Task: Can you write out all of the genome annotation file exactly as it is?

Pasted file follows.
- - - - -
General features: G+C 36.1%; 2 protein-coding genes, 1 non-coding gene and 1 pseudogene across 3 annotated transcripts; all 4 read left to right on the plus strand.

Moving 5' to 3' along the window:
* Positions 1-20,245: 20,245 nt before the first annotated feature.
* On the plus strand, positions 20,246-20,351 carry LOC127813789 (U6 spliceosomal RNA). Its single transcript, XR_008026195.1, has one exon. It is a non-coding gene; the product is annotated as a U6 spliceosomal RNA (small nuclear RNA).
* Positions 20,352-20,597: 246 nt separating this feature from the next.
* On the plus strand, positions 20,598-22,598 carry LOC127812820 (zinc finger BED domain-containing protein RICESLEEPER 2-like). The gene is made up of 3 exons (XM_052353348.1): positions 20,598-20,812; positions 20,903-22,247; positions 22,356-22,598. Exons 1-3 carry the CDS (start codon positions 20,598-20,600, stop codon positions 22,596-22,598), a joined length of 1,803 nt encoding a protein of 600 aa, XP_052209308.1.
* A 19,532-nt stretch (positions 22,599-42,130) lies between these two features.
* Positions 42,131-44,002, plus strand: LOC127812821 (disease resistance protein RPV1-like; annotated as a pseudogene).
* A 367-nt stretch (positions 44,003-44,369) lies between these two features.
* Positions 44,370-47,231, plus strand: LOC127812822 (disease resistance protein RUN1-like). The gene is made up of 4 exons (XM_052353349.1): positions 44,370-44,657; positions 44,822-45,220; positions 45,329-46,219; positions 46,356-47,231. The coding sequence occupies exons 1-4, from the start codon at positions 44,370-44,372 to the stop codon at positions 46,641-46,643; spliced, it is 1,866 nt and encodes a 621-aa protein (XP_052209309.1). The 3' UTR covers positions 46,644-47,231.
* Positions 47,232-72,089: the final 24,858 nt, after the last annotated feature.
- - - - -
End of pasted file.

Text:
General features: G+C 36.1%; 2 protein-coding genes, 1 non-coding gene and 1 pseudogene across 3 annotated transcripts; all 4 read left to right on the plus strand.

Moving 5' to 3' along the window:
* Positions 1-20,245: 20,245 nt before the first annotated feature.
* On the plus strand, positions 20,246-20,351 carry LOC127813789 (U6 spliceosomal RNA). Its single transcript, XR_008026195.1, has one exon. It is a non-coding gene; the product is annotated as a U6 spliceosomal RNA (small nuclear RNA).
* Positions 20,352-20,597: 246 nt separating this feature from the next.
* On the plus strand, positions 20,598-22,598 carry LOC127812820 (zinc finger BED domain-containing protein RICESLEEPER 2-like). The gene is made up of 3 exons (XM_052353348.1): positions 20,598-20,812; positions 20,903-22,247; positions 22,356-22,598. Exons 1-3 carry the CDS (start codon positions 20,598-20,600, stop codon positions 22,596-22,598), a joined length of 1,803 nt encoding a protein of 600 aa, XP_052209308.1.
* A 19,532-nt stretch (positions 22,599-42,130) lies between these two features.
* Positions 42,131-44,002, plus strand: LOC127812821 (disease resistance protein RPV1-like; annotated as a pseudogene).
* A 367-nt stretch (positions 44,003-44,369) lies between these two features.
* Positions 44,370-47,231, plus strand: LOC127812822 (disease resistance protein RUN1-like). The gene is made up of 4 exons (XM_052353349.1): positions 44,370-44,657; positions 44,822-45,220; positions 45,329-46,219; positions 46,356-47,231. The coding sequence occupies exons 1-4, from the start codon at positions 44,370-44,372 to the stop codon at positions 46,641-46,643; spliced, it is 1,866 nt and encodes a 621-aa protein (XP_052209309.1). The 3' UTR covers positions 46,644-47,231.
* Positions 47,232-72,089: the final 24,858 nt, after the last annotated feature.